State health officials are warning Missourians of the threats posed by tick bites.  Karen Yates, Coordinator of Vector-borne Disease Program at the Missouri Department of Health and Senior Services, says the number of tick-borne disease cases is rising at rates that have health officials concerned.

Yates says we’re getting close to the time of year when pregnant females look for hosts who can supply food in the form of blood meals, and humans usually end up providing that nutrition.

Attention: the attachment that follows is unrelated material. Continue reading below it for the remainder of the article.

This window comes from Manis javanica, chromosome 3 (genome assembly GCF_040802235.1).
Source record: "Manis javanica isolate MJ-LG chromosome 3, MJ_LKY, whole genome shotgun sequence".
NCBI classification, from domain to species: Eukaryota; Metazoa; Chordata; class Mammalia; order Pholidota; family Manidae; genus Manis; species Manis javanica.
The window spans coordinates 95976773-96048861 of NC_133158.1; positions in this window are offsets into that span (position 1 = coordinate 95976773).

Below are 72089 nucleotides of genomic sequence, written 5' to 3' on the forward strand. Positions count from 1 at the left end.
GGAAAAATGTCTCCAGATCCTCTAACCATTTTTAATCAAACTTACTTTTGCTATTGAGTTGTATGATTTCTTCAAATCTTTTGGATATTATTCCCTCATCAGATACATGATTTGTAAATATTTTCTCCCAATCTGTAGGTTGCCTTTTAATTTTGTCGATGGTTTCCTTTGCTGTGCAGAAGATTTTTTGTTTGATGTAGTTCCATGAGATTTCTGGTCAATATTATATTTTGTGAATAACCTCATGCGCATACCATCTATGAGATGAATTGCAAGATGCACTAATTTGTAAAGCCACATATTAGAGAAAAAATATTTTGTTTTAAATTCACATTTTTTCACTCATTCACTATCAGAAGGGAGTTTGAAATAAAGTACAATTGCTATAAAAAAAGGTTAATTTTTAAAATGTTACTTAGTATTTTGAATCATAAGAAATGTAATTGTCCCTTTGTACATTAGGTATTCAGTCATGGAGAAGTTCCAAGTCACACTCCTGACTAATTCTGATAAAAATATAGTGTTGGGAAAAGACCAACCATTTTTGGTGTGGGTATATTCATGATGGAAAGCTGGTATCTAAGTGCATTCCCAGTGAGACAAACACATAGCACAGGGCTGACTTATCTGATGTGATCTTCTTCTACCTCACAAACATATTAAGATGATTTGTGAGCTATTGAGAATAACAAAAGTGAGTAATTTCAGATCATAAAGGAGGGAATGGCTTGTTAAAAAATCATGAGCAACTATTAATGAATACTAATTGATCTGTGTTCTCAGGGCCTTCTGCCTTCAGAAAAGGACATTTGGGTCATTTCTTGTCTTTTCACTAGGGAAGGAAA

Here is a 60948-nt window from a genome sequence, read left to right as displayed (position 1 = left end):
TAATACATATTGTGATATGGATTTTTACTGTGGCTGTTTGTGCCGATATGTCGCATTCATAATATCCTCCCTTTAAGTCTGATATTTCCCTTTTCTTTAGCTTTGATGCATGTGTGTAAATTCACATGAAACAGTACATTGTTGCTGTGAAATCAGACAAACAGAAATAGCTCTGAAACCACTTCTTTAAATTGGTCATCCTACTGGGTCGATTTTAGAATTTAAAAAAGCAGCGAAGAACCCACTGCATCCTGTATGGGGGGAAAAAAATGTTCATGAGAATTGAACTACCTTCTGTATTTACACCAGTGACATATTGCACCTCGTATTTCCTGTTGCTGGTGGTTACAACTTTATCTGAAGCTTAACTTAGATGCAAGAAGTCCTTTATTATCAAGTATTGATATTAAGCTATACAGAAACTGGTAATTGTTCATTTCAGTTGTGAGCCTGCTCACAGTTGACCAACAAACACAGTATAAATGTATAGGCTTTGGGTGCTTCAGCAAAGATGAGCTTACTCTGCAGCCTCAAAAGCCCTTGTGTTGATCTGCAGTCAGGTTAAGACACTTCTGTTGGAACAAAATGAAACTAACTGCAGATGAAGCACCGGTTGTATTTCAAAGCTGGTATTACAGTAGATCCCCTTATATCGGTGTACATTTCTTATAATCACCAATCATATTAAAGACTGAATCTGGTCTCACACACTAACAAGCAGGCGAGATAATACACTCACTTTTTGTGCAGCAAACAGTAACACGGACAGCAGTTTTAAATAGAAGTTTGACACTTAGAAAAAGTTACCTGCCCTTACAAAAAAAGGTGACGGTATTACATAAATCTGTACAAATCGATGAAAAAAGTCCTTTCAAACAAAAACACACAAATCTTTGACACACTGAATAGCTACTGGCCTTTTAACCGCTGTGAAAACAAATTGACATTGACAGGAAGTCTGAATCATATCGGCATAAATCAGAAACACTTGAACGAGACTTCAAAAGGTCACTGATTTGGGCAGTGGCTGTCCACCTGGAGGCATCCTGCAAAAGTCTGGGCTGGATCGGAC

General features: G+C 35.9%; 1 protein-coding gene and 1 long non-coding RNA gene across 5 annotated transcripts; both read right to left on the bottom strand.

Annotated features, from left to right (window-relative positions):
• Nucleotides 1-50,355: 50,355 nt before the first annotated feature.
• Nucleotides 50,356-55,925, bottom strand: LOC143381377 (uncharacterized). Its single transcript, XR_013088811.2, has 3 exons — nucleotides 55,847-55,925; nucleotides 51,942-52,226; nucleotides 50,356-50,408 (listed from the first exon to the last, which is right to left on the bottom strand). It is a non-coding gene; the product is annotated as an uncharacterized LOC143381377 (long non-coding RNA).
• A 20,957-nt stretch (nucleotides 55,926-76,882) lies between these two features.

Yates says there is good news in that the sweltering heat has chased a lot of ticks out of a lot of public areas. But that’s bad news for anyone working or enjoying the outdoors in wooded areas.

Yates advises people to avoid areas in which ticks feel at home. She suggests people going into those areas wear long pants and long sleeves to prevent skin from being exposed. And, she recommends the use of insect repellants containing from 20-percent to 50-percent DEET on exposed skin and clothing. Tick bites can result in such illnesses as tularemia and Lyme disease.


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